families with children, the fact is that fewer low-income families
are eligible to receive any benefits at all. Part-time, young, marginal,
temporary and seasonal workers face more restrictions and are frequently
denied benefits, although they contribute significantly to the fund.
Committee received information to the effect that cuts of about
10 per cent in social assistance rates for single people have been
introduced in Manitoba; 35 per cent in those for single people in
Nova Scotia; and 21.6 per cent in those for both families and single
people in Ontario. These cuts appear to have had a significantly
adverse impact on vulnerable groups, causing increases in already
high levels of homelessness and hunger.
Committee notes with concern that, in all but two provinces (New
Brunswick and Newfoundland), the National Child Benefit (NCB) introduced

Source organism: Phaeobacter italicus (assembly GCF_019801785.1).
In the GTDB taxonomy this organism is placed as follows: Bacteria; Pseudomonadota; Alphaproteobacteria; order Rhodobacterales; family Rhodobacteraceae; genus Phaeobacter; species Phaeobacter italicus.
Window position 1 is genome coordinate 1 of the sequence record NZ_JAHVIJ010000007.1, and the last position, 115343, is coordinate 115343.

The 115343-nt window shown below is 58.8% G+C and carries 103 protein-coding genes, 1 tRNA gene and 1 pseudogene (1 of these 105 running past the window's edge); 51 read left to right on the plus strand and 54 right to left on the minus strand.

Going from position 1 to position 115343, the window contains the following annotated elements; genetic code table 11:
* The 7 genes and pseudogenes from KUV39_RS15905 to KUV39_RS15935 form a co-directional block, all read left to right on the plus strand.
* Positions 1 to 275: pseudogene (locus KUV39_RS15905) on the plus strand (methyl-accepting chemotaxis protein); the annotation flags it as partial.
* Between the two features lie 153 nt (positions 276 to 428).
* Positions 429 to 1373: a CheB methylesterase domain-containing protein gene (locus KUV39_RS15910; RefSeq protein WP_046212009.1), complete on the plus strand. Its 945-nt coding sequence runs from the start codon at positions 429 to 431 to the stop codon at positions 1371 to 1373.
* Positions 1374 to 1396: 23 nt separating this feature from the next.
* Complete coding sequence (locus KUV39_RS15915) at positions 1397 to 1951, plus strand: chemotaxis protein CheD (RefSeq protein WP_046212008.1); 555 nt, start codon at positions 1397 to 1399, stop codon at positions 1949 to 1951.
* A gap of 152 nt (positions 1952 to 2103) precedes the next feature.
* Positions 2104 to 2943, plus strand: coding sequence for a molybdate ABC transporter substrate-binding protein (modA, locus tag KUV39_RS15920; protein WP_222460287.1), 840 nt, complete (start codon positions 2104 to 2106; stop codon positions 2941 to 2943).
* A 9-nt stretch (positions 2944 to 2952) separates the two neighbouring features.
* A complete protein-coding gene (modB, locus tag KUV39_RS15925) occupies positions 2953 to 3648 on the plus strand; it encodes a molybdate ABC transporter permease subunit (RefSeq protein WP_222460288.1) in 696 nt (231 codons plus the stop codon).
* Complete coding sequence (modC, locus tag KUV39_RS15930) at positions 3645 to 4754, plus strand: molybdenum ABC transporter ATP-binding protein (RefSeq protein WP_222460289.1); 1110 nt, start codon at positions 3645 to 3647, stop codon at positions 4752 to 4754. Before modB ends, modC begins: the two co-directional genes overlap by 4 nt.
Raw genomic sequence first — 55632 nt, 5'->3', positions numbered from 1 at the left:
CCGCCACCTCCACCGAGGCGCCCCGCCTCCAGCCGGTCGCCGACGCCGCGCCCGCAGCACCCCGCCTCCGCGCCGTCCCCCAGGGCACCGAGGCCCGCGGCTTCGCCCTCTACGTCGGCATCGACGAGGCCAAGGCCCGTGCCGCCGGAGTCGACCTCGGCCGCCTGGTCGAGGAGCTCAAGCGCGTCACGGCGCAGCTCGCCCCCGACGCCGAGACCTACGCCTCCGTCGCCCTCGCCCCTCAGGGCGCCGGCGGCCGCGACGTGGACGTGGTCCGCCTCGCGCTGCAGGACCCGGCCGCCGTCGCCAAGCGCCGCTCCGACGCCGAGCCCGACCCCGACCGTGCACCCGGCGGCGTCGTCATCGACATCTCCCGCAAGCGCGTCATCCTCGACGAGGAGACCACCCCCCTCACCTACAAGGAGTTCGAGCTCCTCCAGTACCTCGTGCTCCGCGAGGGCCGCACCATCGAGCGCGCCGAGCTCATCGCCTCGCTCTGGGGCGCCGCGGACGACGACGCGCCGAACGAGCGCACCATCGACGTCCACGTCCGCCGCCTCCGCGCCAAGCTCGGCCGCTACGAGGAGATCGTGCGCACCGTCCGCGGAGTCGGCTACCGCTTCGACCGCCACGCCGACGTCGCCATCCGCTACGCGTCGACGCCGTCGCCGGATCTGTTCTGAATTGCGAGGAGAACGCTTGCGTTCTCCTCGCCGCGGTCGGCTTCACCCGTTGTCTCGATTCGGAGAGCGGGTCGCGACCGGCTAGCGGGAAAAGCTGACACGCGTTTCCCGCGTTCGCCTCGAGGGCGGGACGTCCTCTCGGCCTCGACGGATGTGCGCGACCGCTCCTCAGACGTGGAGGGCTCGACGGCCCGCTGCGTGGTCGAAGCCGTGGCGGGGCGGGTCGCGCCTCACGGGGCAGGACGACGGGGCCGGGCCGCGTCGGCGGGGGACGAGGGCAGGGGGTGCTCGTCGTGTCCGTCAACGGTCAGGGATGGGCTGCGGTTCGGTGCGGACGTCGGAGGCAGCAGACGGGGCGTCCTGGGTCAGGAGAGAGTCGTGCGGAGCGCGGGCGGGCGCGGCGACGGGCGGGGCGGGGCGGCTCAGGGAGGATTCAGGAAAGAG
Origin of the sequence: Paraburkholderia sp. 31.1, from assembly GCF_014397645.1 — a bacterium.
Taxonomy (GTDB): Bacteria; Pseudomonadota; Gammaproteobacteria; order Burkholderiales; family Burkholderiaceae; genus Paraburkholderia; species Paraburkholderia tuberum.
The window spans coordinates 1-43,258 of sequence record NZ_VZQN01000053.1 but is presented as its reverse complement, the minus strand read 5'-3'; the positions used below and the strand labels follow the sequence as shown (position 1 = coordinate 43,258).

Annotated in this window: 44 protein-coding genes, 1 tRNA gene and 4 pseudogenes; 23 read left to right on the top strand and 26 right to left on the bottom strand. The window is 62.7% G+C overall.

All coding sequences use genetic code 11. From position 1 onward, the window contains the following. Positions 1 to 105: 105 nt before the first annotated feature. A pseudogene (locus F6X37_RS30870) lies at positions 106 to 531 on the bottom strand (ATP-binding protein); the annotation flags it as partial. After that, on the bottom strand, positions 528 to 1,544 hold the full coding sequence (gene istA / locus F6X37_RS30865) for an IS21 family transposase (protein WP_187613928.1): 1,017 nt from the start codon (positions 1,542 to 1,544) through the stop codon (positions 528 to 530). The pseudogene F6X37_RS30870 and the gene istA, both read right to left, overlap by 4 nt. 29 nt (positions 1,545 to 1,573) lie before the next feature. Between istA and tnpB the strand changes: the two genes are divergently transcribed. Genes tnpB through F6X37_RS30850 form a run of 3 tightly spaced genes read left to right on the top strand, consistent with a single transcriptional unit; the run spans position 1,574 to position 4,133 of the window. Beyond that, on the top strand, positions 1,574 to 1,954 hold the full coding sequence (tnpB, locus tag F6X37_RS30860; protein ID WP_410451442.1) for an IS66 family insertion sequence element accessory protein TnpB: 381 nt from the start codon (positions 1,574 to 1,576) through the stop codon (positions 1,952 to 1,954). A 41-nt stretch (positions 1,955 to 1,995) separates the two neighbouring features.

by the Federal Government, which is meant to be given to all children
of low-income families, is in fact only given to children of working
poor parents since the provinces are allowed by the Federal Government
to deduct the full amount of NCB from the amount of social assistance
received by parents on welfare.
Committee notes with grave concern that with the repeal of CAP and
cuts in social assistance rates, social services and programmes
have had a particularly harsh impact on women, in particular single
mothers, who are the majority of the poor, the majority of adults
receiving social assistance and the majority among the users of
Committee is gravely concerned that such a wealthy country as Canada
has allowed the problem of homelessness and inadequate housing to
grow to such proportions that the mayors of Canada's 10 largest
cities have now declared homelessness a national disaster.
Committee is concerned that provincial social assistance rates and
other income assistance measures have clearly not been adequate
to cover rental costs of the poor. In the past five years, the number
of tenants paying more than 50 per cent of their income towards